Don't invest in Savimbi
BEHIND the highly visible public appearances of Angolan guerrilla leader Jonas Savimbi in the United States lie fundamental issues. Foremost is whether the American policy of attempting negotiation has been working in trying to bring accord to Angola, or whether it would work if continued. If the Soviet and Cuban sponsors of Angola's current government continued their apparent military drive against Mr. Savimbi's rebels, would they ultimately wipe them out? And if they did, what would be the ramifications of having Cuban troops and Soviet military advisers at the border of Namibia, which is controlled by the forces of South Africa? These concerns underlie the growing sentiment in Washington, with moderates joining conservatives, for aid to Savimbi, including military assistance. Savimbi is now in the American capital, pleading his case.
Reports are contradictory as to whether the Reagan administration will officially request military help. But from what is known, it can be presumed that some assistance will be provided this year, either openly through a vote of Congress, or covertly through funds provided by the Central Intelligence Agency.
The rejuvenated negotiations in prospect between Angola's government and Savimbi, however, still appear the best route to take. Armed support for Savimbi ought to be held out as a possibility if the Angolan government still refuses to negotiate.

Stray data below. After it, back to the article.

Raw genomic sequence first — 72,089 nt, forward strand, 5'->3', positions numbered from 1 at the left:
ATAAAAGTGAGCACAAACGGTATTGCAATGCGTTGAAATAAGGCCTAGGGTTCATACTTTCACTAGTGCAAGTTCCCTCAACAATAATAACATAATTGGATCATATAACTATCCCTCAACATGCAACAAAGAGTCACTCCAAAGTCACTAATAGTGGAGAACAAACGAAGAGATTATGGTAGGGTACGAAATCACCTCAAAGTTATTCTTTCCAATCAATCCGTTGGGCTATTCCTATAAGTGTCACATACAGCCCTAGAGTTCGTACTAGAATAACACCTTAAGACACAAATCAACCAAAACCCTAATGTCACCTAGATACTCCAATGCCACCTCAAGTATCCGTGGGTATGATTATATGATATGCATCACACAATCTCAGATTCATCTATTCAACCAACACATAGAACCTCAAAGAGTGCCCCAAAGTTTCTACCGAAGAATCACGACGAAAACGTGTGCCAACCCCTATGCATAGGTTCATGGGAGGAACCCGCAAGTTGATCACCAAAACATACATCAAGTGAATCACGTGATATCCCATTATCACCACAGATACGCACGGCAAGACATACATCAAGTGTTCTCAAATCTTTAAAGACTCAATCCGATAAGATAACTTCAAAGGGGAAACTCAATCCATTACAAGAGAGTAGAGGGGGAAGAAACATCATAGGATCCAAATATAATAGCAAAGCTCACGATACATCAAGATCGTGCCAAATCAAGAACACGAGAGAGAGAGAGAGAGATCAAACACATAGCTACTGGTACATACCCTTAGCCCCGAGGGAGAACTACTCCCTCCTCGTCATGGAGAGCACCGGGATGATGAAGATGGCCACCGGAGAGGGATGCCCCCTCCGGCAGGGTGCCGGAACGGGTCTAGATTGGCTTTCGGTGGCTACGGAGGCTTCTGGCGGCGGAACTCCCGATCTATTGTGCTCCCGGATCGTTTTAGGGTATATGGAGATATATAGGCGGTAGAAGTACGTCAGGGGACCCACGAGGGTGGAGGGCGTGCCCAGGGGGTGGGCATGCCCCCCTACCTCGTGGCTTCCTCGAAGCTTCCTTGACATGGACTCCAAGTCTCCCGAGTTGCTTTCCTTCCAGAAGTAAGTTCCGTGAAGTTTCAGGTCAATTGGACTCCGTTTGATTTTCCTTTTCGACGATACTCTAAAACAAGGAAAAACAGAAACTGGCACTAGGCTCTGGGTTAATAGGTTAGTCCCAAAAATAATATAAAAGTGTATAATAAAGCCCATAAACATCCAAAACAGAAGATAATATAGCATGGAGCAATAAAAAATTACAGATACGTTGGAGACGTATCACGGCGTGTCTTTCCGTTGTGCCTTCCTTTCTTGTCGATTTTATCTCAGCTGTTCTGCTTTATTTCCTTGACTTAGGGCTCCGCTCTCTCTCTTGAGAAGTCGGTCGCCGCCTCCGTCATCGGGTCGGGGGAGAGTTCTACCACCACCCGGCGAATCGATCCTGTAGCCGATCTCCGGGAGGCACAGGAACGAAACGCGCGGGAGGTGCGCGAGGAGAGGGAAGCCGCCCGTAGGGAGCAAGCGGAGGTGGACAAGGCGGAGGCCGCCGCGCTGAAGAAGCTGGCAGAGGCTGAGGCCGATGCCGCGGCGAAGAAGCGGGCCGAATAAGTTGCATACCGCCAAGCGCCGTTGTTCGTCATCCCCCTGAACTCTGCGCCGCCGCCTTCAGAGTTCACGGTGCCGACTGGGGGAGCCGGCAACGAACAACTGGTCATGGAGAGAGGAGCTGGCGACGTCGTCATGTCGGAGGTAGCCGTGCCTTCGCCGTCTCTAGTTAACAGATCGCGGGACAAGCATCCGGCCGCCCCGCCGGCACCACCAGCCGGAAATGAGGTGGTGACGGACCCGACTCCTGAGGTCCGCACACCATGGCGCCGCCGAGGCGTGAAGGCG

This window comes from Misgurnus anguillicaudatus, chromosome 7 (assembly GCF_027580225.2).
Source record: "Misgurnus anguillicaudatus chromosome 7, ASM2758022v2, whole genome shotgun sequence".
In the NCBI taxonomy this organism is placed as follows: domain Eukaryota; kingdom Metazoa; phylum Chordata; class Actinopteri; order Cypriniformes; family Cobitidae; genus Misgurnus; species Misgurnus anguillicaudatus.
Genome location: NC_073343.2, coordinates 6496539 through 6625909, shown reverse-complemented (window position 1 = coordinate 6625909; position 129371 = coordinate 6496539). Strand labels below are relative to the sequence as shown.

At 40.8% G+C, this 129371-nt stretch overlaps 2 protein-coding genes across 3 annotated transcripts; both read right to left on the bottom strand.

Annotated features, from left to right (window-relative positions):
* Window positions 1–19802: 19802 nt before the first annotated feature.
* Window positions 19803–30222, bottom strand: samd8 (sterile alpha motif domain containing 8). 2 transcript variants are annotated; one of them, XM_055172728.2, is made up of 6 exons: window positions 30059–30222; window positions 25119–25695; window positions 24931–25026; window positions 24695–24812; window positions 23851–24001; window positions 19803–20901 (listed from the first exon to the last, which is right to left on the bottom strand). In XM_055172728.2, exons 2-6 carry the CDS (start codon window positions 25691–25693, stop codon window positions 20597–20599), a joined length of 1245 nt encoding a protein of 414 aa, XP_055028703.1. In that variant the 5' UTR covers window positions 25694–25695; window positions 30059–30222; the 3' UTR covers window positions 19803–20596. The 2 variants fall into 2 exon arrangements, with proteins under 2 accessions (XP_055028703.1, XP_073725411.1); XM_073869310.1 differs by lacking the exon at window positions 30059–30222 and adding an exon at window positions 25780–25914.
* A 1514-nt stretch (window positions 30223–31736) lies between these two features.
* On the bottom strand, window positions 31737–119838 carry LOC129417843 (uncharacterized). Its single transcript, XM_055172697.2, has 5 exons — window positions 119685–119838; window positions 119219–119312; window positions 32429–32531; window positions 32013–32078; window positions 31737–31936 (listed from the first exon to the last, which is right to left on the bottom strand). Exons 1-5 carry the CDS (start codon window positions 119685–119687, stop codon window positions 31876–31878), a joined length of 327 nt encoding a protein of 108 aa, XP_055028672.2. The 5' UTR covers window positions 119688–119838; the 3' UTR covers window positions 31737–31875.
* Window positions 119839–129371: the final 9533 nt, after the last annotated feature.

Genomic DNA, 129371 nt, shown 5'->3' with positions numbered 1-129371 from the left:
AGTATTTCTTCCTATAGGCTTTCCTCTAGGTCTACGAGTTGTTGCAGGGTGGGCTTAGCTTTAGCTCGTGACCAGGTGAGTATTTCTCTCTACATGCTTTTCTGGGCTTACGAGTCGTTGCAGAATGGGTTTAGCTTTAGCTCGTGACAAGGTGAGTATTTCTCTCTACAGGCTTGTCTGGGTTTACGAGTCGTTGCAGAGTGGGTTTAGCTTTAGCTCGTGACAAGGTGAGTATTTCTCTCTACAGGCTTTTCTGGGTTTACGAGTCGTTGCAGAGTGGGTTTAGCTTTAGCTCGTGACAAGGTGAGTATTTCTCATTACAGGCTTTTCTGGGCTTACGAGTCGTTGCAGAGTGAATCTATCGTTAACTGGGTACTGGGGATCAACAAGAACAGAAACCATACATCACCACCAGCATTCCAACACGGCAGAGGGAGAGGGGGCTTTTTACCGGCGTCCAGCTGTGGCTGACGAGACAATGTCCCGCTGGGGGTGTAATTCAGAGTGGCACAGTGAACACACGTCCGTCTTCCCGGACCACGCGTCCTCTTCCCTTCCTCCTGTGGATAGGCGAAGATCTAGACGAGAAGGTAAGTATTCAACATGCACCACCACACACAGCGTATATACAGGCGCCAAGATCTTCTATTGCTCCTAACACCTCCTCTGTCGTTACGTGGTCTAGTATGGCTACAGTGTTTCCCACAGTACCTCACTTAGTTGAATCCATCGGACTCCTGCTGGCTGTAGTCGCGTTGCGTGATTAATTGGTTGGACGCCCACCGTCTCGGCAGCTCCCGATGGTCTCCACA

Supporters of military aid hold that many black African leaders would not be deeply hostile to US backing for Savimbi, if done clandestinely. This thinking holds that many African leaders are uneasy about the presence of 35,000 Cuban troops; if Savimbi were conquered, would the Cubans try to destabilize other nations?
It is a valid concern. But it is more probable that in the eyes of black Africa, US sponsorship of Savimbi would firmly link America with South Africa, since Savimbi thus far has been aided by Pretoria. Washington should not now appear to align itself with South Africa.
Finally, no military support should be provided Savimbi -- or any guerrilla leader elsewhere -- without its being clear what the United States hoped to achieve. No goal has yet been adequately articulated, let alone debated. Action without national consensus runs the serious risk of ultimate failure, as America's Vietnam experience ought to have warned.
Would the purpose of military aid, in the case of Savimbi, be to overthrow the current government? This is highly unlikely, given current Cuban support. Would it be merely to occupy the Cuban troops, keep them from the Namibian border, and prevent the Angolan government from consolidating control of the country? This would be more feasible: But would more Cuban troops be added -- and, if they were, what would Washington do next?
The hubbub stirred by the Savimbi visit should not substitute for thoughtful consideration of the Angolan question. To this point the Reagan administration has been on the right track in trying to deescalate the fighting through negotiation. This effort should continue.